A New Bretton Woods to Restructure the International Financial System?

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by: Jeffrey Frankel

The first thing to say about the calls for a “new Bretton Woods” is that they overreach, in the sense that it is very unlikely that any changes in the structure of the international monetary or financial system will or should, at this point in history, come out of multilateral discussions that are big enough to merit comparison with the first Bretton Woods. Certainly we are not talking about fixing exchange rates, as the 1944 meeting did.

Detour for an anecdote. In mid-1998, when the crisis that originated in Southeast Asia had reached its one-year anniversary without abating, President Bill Clinton decided to give two important speeches. He wanted to call for a new Bretton Woods. His economic advisers (including both at Treasury and in the White House) advised him against this, on the grounds that one should not call for something as portentous as a new Bretton Woods when one was not likely to have proposals substantive enough to merit the name.

Soon after the (successful) speeches, British PM Tony Blair called for a new Bretton Woods. Clinton asked his advisers, “How come Blair got to call for a new Bretton Woods when you wouldn’t let me do it?” Our answer was along the lines, “Blair’s Treasury Secretary, Gordon Brown, does not necessarily have his interests aligned with his boss, in the way that Bob Rubin does. So Brown had less incentive to stop Blair from saying something foolish.” The big irony of the story is that Brown today is himself leading the move for a “new Bretton Woods.”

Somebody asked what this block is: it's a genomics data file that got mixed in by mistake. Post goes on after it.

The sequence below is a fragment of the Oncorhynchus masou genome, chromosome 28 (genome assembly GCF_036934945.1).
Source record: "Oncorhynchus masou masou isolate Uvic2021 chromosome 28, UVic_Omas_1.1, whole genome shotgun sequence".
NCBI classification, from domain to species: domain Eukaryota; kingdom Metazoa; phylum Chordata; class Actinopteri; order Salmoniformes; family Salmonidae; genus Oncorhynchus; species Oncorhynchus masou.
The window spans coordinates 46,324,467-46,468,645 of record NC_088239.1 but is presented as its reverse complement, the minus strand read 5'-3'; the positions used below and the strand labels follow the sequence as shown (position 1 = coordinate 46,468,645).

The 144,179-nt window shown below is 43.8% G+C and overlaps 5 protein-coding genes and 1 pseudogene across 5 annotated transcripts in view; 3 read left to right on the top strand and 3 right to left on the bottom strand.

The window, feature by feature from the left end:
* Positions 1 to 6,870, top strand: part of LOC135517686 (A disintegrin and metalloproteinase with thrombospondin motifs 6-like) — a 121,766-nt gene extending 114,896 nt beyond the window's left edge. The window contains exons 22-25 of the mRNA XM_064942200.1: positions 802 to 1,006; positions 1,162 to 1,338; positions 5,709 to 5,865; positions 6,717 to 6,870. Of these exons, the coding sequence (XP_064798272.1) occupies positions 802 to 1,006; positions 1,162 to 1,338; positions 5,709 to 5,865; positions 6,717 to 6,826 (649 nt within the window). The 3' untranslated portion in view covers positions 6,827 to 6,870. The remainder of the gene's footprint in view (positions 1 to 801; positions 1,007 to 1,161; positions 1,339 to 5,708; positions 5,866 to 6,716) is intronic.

Nevertheless, it is worth taking the opportunity to consider what changes – whether more ambitious or less — might be made at the multilateral level to improve the functioning of the system.

Changes in government policy at the national level have already been radical in many countries, compared to anything that would have been imagined a short time ago:

  • Central banks’ extension of credit to institutions and under terms not contemplated in the past,
  • Governments’ buying up bad assets and taking over troubled banks and financial institutions (or engineering their transformation),
  • Agencies guaranteeing deposits (without limit) and money market funds, and so on.

Some of these steps can be done at the purely domestic level (US takeover of Fannie Mae and Freddie Mac); others require cooperation between a small number of countries (rescue of Fortis by Benelux countries); but others arguably require multilateral agreement, and thus are candidates for a modest “Bretton Woods.”

The International Monetary Fund has been given the task of outlining what a new Bretton Woods would look like – appropriate since the IMF is one of the original Bretton Woods institutions (along with the World Bank).

  • An Early Warning system is almost certain to be high on its list. But it already developed early warning indicators, after the East Asia crisis of 1997-98, and they haven’t been much help.
    • This time around, however, the Fund has more competition (including from the ECB, the Gulf countries, China, and Sovereign Wealth Funds), and partly for that reason will probably demand less conditionality from the borrowing countries.
    • Bill Rhodes has proposed that the Fund facilitate expansion of currency swap arrangements, to allow emerging markets to have the same access that has been made available to developing countries; and that it should try to resurrect a lending facility known as Contingent Credit Lines.
    • The Fund would have to turn to newly-wealthy countries like China to help finance such new facilities and programs.
    • Michael Bordo and Harold James have suggested that the Fund could manage reserve assets of the new surplus countries; but it is not clear why the latter should want it to.